People often ask me how I find the time to update and maintain this website. The truth is, I make time for outreach in a number of ways. Continue reading
There is a movement afoot. Academics and scientists are entering the blogosphere, and their numbers are increasing 1,2. The majority are early career scientists – PhD students and post-docs, like me 3. I have already written about the benefits of blogging to early-career researchers, but here I explore blogging as an outreach tool in a little more depth. Continue reading
In my last post, I described the art of blogging and how it benefits me. The main conclusion I drew was that people love pictures, and that if you want to get people to your website, it must be figure-heavy. This second blog post describes how to avoide copyright conundrums and how to illustrate your blog with lots of beautiful pictures without falling foul of copyright laws.
This is a brief article on why I blog, some things I have learned by blogging, and how I think it benefits me. Lots of people have written articles about why blogging is important for outreach (for example, to counter misunderstandings like this), but I also think that blogging is good to do for you yourself, as well. For an entirely ego-centric blog post, read on…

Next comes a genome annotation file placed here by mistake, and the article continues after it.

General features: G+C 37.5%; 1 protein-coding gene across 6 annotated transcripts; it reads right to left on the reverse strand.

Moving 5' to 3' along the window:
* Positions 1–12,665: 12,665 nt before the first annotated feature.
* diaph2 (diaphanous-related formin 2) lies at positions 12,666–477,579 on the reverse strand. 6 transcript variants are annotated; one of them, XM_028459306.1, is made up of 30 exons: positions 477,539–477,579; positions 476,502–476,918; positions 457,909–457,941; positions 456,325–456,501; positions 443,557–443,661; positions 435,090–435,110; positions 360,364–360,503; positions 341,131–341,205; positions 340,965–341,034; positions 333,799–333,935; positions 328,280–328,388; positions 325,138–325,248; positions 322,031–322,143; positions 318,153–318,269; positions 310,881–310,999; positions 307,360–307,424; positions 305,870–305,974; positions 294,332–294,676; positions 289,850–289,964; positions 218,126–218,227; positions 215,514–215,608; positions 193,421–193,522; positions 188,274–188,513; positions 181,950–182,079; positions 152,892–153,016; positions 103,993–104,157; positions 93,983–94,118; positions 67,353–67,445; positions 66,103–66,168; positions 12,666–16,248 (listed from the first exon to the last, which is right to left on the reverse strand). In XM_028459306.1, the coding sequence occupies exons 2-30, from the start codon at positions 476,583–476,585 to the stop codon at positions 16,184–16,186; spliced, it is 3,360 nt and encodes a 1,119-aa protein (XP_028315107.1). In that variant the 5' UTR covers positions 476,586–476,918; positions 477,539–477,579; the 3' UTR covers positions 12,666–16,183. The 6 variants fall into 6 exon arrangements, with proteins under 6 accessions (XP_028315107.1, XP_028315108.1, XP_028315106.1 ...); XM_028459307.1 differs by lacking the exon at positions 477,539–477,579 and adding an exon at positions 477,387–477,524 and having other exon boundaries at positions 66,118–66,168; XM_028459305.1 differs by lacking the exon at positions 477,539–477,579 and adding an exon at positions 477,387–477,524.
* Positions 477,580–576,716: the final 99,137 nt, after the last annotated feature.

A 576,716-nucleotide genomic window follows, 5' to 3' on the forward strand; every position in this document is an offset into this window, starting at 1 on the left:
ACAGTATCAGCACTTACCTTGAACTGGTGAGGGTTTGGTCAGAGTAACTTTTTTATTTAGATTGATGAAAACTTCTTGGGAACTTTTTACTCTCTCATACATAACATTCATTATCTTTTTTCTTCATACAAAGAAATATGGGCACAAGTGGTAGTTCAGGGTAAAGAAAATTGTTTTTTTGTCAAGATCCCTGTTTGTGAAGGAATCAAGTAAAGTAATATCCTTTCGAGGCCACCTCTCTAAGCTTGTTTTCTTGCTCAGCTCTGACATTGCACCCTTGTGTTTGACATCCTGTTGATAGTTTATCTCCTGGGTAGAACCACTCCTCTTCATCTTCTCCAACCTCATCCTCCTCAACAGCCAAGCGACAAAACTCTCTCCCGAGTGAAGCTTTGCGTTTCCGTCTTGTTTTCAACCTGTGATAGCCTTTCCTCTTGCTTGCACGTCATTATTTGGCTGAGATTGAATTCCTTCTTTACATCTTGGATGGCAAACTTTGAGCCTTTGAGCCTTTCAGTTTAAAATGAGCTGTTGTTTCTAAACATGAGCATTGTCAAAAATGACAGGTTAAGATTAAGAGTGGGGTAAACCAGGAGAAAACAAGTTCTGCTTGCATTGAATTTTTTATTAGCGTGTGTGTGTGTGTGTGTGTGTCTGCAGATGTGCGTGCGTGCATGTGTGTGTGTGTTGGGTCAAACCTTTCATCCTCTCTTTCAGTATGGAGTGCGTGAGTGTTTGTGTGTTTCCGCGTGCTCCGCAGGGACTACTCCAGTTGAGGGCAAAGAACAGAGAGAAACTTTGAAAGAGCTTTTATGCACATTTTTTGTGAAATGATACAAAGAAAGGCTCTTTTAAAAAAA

Proving Climate Change
When reading the New Scientists’ focus on Climate Change, I was struck by the number of comments along the lines of, ‘This is theory, we won’t believe it until you prove it’. Two things came to my attention. Firstly, that climate change has been accorded almost myth or religious-like status, and has become something that you can either ‘believe’ or ‘disbelieve’. Secondly, that many people are profoundly naive about the way in which science works. And so I was motivated to write a brief piece about scientific research design. Stay with me now – I’ll make it as interesting as possible! Continue reading